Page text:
Tom Dumoulin raced to a thrilling overall victory at the 100th Giro d’Italia with an accomplished individual time trial performance in Milan.
The Team Sunweb rider claimed his debut Grand Tour win by 31" from Colombian Nairo Quintana (Movistar Team) in one of the most exciting finishes to a three-week stage race in the history of the sport. The top four were within 53" of each other before the final stage.
Dumoulin was second on the day, 15” behind winner Jos van Emden (Team LottoNL-Jumbo) - who claimed his first win at a Grand Tour on a day of double Dutch success.
The 2014 champion Quintana led overall into the final stage but finished it in 27th, 1’39” down on the winner, dropping to second on the final podium. Home favourite Vincenzo Nibali (Team Bahrain-Merida) was third overall, 40" behind Dumoulin.
After three weeks of captivating racing it all came down to the final 29.3km time trial, starting on the F1 circuit in Monza and finishing in shadow of the Duomo in central Milan.
Dumoulin began Sunday’s stage 53” behind the leader Quintana. He was widely expected to dominate his GC rivals in a short, flat “Race of Truth” and so it proved. He made history by becoming the first Dutchman to win the Giro d’Italia in the 100th edition of the race.
The 26-year-old won two stages - the first individual time trial on Stage 10, and a summit finish to Oropa on Stage 14 - in a three-week race that always entertained but truly came to life in a gruelling, mountainous final week.
BMC Racing Team's Manuel Quinziato had set the early pace on Sunday - the Italian national time trial champion said it was a big goal of his to wear that champion's jersey while contesting this final stage in Milan.
But Quinziato was soon outstripped by Van Emden, whose mark of 33'08 on a fast, straight course packed with cheering fans would not be surpassed.
Quinziato finished third on the stage, 27" back, with Vasil Kiryienka (Team Sky) fourth and Joey Rosskopf (BMC Racing Team) rounding out the top five.
Bob Jungels (Quick-Step Floors Pro Cycling) sealed the white jersey for best young rider by finishing eighth on Sunday, 54" behind the winner, as he overtook Adam Yates (ORICA-SCOTT).
Having looked capable of forcing his way on to the final podium after winning Stage 20, Thibaut Pinot of FDJ turned in a relatively disappointing ride and finished fourth overall, 1'17" back.
Fernando Gaviria of Quick-Step Floors Pro Cycling wrapped up the Maglia Ciclamino while Mikel Landa (Team Sky) sealed the Maglia Azzurra (King of the Mountains) prize.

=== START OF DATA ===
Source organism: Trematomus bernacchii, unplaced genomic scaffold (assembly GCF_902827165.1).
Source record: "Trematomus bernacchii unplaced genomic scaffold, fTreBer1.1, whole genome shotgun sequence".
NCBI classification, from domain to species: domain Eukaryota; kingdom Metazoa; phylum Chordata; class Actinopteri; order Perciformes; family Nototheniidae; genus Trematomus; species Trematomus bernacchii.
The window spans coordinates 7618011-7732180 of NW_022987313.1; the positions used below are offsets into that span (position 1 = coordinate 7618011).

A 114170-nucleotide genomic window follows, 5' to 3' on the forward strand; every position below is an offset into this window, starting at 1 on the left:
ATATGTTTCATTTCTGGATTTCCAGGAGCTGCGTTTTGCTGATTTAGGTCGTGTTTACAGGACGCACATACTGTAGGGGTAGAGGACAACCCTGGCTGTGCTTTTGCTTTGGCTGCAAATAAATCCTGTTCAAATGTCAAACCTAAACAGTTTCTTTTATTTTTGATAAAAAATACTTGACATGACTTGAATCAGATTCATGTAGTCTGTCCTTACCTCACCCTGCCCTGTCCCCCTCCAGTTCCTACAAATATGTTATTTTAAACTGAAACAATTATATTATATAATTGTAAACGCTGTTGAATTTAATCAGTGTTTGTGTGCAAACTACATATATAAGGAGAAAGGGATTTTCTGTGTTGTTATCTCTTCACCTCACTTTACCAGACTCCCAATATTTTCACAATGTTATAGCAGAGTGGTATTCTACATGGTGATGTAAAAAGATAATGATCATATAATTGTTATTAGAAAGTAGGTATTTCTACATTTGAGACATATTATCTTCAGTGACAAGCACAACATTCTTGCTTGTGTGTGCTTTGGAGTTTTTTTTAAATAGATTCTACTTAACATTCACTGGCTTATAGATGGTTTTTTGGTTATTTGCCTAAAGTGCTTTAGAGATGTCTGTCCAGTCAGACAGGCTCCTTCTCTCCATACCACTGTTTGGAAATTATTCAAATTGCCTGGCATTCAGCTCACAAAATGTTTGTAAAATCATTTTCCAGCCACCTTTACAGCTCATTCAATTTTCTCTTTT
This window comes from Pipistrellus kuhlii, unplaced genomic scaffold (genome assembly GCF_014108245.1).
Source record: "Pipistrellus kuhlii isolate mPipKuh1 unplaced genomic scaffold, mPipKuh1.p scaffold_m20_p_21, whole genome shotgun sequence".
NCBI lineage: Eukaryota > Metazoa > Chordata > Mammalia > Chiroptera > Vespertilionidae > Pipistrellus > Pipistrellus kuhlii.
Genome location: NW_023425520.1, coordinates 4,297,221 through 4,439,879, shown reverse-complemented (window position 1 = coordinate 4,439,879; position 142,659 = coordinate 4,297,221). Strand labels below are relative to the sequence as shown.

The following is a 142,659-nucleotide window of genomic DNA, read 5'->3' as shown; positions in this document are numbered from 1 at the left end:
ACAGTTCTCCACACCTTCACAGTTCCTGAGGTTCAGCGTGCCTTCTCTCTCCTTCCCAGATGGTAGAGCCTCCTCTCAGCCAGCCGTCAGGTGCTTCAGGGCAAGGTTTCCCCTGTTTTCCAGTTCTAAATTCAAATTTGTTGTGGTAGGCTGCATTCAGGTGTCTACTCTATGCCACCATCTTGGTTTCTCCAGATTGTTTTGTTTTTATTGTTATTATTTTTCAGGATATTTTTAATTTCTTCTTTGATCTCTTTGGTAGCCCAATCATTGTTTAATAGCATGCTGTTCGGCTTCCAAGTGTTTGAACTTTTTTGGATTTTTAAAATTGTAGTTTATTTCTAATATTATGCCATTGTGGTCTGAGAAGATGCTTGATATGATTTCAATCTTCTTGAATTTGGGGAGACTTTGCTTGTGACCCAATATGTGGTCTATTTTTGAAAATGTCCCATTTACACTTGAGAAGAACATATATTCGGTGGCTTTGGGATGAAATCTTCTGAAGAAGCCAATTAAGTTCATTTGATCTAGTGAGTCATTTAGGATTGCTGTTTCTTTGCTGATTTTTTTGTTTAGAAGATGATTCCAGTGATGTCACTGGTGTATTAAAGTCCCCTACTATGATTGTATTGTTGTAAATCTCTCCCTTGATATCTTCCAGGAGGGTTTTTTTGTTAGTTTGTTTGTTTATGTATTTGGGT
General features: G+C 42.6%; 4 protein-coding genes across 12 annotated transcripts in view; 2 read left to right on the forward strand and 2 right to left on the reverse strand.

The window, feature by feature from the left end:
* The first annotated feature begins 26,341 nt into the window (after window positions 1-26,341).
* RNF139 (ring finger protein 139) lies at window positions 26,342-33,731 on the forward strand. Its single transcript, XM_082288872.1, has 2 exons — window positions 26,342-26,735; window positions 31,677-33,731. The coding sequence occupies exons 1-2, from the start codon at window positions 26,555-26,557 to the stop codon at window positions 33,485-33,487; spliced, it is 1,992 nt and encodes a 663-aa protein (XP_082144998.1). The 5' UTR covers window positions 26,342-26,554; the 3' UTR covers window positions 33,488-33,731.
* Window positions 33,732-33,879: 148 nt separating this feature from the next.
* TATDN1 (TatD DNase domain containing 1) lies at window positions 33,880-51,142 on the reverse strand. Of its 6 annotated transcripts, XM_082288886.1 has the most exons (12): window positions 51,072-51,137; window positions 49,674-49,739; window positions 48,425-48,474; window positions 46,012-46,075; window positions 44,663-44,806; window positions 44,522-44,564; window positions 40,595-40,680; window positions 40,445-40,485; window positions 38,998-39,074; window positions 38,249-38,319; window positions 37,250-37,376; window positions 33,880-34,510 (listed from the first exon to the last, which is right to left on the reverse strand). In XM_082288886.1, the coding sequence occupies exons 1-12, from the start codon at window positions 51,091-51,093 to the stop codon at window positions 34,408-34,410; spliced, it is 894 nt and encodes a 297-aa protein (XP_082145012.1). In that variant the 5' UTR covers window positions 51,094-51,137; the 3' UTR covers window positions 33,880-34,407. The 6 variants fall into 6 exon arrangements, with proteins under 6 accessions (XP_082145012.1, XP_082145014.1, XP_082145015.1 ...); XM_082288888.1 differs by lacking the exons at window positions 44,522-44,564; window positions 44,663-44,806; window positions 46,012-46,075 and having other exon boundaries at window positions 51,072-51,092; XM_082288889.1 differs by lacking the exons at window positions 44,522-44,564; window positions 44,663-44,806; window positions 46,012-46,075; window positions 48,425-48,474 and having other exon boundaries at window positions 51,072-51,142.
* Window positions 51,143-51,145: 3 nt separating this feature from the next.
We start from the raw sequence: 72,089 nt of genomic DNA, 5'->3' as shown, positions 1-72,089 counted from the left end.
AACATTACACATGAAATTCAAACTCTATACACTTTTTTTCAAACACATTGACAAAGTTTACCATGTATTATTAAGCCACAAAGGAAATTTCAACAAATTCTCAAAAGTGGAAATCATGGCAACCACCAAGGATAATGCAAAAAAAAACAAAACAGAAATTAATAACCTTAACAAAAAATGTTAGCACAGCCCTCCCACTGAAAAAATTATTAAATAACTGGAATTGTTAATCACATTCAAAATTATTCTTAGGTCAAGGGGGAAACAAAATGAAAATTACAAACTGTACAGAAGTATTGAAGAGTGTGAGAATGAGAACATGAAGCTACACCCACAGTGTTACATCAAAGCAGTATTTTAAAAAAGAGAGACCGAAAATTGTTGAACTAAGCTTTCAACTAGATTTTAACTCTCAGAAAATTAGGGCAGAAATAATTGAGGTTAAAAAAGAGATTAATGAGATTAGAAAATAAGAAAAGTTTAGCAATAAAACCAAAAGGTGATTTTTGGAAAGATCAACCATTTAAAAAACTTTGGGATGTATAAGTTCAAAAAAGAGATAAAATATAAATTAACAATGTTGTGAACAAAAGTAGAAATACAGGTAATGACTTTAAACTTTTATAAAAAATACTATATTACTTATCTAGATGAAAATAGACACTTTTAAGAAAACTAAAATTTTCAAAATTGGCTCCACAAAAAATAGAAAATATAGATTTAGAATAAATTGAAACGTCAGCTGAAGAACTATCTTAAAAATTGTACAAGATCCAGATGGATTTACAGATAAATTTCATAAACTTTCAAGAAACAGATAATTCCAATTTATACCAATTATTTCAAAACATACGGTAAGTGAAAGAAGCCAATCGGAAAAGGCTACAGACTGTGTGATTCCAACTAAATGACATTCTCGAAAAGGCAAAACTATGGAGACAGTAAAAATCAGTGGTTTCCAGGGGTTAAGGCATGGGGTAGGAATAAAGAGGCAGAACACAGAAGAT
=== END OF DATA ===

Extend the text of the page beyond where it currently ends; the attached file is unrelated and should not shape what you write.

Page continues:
Dumoulin said: "It's really crazy, I cannot describe it with words. It was such a nerve-racking day but I did it, I had good legs.
"I spoke to my sports director, and he said only if we’re sure I’ll tell you not to take risks in the corners. He said it at halfway already. I was like, this is early to say something like that.
"Then I crossed the line and they were saying you’ve won it - but then I sat here in front of the TV and it was only like three seconds. I was really angry but I eventually pulled it off. It’s incredible."
"I’m so happy, so emotional," said Van Emden. "I was too many times second and this is a great day for Dutch cycling. Tom wins, I win, finally. There are two really happy people inside this tent."
Lotto Soudal's Adam Hansen had earlier crossed the finish line to complete a world-record 17th Grand Tour in a row, revealing he has suspected hairline fracture in his hand.
Top 10 - Stage 21
1 Jos Van Emden (Team LottoNl-Jumbo) 33'08"
2 Tom Dumoulin (Team Sunweb) +15"
3 Manuel Quinziato (BMC Racing Team) +27"
4 Vasil Kiryienka (Team Sky) +31"
5 Joey Rosskopf (BMC Racing Team) +35"
6 Jan Barta (Bora-hansgrohe) +39"
7 Georg Preidler (Team Sunweb) +51"
8 Bob Jungels (Quick-Step Floors) +54"
9 Jan Tratnik (CCC Sprandi Polkowice) +57"
10 Andrey Amador (Movistar Team) +1:02"
Top 10 GC
1 Tom Dumoulin (Team Sunweb) 90:34:54
2 Nairo Quintana (Movista Team) +31"
3 Vincenzo Nibali (Bahrain Merida) +40"
4 Thibaut Pinot (FDJ) +1'17"
5 Ilnur Zakarin (Katusha-Alpecin) +1'56"
6 Domenico Pozzovivo (AG2R) +3'11"
7 Bauke Mollema (Trek-Segafredo) +3'41"
8 Bob Jungels (Quick-Step Floors 00:07:04
9 Adam Yates (ORICA-SCOTT) +8'10"
10 Davide Formolo (Cannondale-Drapac) +15'17"